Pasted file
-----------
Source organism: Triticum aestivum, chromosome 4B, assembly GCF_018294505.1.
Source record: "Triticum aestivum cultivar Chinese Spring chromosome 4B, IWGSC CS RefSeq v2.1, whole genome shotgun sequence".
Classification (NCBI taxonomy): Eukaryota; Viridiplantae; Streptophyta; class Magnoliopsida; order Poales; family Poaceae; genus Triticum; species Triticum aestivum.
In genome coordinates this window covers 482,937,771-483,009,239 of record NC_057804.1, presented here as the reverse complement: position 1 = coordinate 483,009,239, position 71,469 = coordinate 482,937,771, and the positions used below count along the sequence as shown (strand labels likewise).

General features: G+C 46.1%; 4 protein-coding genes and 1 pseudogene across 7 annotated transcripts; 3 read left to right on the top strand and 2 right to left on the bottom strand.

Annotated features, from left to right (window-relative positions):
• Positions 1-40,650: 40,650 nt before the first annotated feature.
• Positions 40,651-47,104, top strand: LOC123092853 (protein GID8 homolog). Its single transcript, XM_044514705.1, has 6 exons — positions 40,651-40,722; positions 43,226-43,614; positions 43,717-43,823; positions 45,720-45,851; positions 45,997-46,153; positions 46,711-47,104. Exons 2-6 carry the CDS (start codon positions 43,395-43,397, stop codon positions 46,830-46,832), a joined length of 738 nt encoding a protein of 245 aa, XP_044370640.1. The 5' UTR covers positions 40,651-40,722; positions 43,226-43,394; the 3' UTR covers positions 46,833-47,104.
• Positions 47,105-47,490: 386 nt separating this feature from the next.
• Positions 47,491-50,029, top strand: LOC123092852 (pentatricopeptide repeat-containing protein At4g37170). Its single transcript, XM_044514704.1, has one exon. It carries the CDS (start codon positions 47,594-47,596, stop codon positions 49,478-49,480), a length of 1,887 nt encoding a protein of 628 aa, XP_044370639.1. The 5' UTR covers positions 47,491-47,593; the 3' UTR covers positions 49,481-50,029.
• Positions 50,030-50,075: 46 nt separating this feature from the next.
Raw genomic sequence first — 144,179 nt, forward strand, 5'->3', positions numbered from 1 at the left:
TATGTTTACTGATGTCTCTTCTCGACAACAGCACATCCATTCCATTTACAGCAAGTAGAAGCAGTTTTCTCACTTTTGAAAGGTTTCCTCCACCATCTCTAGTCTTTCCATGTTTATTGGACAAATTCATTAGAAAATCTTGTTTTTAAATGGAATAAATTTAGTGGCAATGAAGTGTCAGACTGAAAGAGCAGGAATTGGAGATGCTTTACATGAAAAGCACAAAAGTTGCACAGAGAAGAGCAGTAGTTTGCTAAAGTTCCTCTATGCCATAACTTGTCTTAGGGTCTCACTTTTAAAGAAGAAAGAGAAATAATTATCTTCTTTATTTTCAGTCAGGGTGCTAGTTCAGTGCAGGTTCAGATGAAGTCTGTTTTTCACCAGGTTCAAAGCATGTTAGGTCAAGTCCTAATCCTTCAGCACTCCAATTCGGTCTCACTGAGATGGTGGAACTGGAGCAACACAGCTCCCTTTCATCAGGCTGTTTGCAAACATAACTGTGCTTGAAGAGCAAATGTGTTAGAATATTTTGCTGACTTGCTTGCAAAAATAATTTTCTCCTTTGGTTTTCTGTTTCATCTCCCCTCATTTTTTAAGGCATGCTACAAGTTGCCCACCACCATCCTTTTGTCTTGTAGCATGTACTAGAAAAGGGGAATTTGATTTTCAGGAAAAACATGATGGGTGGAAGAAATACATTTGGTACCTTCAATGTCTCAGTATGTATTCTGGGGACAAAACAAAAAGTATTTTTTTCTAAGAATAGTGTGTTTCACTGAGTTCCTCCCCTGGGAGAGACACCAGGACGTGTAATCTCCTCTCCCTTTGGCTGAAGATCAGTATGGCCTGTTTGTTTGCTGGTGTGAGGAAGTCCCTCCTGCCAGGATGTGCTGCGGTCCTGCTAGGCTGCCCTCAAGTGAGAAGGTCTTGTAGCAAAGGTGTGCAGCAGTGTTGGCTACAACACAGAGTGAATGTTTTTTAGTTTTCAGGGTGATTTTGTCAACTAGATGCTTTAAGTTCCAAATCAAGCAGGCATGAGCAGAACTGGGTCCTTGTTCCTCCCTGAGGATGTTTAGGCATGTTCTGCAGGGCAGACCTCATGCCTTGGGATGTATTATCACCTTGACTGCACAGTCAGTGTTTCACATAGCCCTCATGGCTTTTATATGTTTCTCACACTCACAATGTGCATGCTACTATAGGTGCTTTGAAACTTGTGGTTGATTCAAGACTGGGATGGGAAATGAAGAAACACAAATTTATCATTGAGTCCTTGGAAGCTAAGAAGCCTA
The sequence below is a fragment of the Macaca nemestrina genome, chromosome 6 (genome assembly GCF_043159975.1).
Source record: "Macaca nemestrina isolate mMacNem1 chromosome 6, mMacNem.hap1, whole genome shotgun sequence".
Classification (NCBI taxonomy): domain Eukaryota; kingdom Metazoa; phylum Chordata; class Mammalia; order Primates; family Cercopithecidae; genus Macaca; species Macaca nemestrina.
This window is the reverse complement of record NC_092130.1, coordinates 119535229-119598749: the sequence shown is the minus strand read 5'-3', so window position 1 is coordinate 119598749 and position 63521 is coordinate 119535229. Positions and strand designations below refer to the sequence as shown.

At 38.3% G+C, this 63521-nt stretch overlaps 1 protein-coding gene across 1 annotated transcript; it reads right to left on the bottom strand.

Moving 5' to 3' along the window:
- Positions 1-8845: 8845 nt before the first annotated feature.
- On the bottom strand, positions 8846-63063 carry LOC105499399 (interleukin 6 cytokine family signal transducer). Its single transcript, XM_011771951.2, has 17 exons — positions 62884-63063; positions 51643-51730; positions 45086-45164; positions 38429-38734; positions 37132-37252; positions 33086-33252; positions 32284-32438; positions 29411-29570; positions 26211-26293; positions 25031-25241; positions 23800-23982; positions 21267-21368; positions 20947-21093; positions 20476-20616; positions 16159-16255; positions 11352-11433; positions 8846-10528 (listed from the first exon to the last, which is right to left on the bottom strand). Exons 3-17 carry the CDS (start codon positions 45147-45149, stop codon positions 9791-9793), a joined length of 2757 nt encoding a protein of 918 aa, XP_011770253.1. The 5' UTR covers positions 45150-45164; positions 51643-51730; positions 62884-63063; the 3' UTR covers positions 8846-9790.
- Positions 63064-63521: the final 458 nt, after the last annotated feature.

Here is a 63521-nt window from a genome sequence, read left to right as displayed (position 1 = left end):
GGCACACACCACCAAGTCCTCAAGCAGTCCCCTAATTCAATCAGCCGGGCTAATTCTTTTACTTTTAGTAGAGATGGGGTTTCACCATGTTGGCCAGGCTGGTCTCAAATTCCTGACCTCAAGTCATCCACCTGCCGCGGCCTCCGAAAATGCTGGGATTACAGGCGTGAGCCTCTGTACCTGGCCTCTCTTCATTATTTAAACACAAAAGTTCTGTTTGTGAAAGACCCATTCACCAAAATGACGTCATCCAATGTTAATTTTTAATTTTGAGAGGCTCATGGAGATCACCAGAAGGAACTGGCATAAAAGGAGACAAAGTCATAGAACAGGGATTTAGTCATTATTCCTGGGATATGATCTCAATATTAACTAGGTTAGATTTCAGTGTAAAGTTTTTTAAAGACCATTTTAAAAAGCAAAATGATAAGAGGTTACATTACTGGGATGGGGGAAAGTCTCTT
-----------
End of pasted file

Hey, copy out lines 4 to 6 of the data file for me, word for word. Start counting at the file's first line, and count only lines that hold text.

In genome coordinates this window covers 482,937,771-483,009,239 of record NC_057804.1, presented here as the reverse complement: position 1 = coordinate 483,009,239, position 71,469 = coordinate 482,937,771, and the positions used below count along the sequence as shown (strand labels likewise).

General features: G+C 46.1%; 4 protein-coding genes and 1 pseudogene across 7 annotated transcripts; 3 read left to right on the top strand and 2 right to left on the bottom strand.

Annotated features, from left to right (window-relative positions):